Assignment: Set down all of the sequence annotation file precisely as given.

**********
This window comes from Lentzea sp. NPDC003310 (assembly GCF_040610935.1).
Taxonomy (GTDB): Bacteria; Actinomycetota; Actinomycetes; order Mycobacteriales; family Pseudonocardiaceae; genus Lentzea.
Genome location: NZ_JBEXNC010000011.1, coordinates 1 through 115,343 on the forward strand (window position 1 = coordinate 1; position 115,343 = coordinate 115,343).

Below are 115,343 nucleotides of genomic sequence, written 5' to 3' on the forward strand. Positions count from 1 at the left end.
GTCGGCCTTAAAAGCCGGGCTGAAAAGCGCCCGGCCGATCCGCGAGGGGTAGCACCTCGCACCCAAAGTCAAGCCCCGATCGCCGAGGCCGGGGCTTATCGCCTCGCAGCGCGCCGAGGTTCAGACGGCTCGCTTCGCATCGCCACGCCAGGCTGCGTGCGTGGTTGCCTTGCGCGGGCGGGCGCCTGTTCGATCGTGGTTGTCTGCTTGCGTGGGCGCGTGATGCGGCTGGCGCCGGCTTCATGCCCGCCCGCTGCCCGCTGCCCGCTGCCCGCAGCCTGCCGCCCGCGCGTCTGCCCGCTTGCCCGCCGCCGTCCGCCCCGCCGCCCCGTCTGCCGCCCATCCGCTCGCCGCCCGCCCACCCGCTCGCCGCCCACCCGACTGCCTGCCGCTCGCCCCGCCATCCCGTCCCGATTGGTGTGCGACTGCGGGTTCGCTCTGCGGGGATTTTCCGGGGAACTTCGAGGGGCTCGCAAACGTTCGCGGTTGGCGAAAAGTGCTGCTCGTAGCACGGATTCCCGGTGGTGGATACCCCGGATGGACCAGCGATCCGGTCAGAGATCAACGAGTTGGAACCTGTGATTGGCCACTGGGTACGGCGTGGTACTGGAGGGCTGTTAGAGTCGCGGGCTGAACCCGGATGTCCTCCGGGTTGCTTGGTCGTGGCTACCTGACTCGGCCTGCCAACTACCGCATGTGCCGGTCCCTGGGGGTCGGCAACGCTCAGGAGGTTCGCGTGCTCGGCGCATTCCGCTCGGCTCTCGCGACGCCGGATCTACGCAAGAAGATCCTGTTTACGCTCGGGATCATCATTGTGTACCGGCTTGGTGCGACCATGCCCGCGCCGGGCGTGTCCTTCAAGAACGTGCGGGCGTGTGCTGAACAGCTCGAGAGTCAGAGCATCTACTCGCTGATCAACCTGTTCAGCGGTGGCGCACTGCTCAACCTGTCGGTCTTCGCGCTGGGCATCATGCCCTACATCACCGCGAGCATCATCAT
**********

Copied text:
This window comes from Lentzea sp. NPDC003310 (assembly GCF_040610935.1).
Taxonomy (GTDB): Bacteria; Actinomycetota; Actinomycetes; order Mycobacteriales; family Pseudonocardiaceae; genus Lentzea.
Genome location: NZ_JBEXNC010000011.1, coordinates 1 through 115,343 on the forward strand (window position 1 = coordinate 1; position 115,343 = coordinate 115,343).

Below are 115,343 nucleotides of genomic sequence, written 5' to 3' on the forward strand. Positions count from 1 at the left end.
GTCGGCCTTAAAAGCCGGGCTGAAAAGCGCCCGGCCGATCCGCGAGGGGTAGCACCTCGCACCCAAAGTCAAGCCCCGATCGCCGAGGCCGGGGCTTATCGCCTCGCAGCGCGCCGAGGTTCAGACGGCTCGCTTCGCATCGCCACGCCAGGCTGCGTGCGTGGTTGCCTTGCGCGGGCGGGCGCCTGTTCGATCGTGGTTGTCTGCTTGCGTGGGCGCGTGATGCGGCTGGCGCCGGCTTCATGCCCGCCCGCTGCCCGCTGCCCGCTGCCCGCAGCCTGCCGCCCGCGCGTCTGCCCGCTTGCCCGCCGCCGTCCGCCCCGCCGCCCCGTCTGCCGCCCATCCGCTCGCCGCCCGCCCACCCGCTCGCCGCCCACCCGACTGCCTGCCGCTCGCCCCGCCATCCCGTCCCGATTGGTGTGCGACTGCGGGTTCGCTCTGCGGGGATTTTCCGGGGAACTTCGAGGGGCTCGCAAACGTTCGCGGTTGGCGAAAAGTGCTGCTCGTAGCACGGATTCCCGGTGGTGGATACCCCGGATGGACCAGCGATCCGGTCAGAGATCAACGAGTTGGAACCTGTGATTGGCCACTGGGTACGGCGTGGTACTGGAGGGCTGTTAGAGTCGCGGGCTGAACCCGGATGTCCTCCGGGTTGCTTGGTCGTGGCTACCTGACTCGGCCTGCCAACTACCGCATGTGCCGGTCCCTGGGGGTCGGCAACGCTCAGGAGGTTCGCGTGCTCGGCGCATTCCGCTCGGCTCTCGCGACGCCGGATCTACGCAAGAAGATCCTGTTTACGCTCGGGATCATCATTGTGTACCGGCTTGGTGCGACCATGCCCGCGCCGGGCGTGTCCTTCAAGAACGTGCGGGCGTGTGCTGAACAGCTCGAGAGTCAGAGCATCTACTCGCTGATCAACCTGTTCAGCGGTGGCGCACTGCTCAACCTGTCGGTCTTCGCGCTGGGCATCATGCCCTACATCACCGCGAGCATCATCAT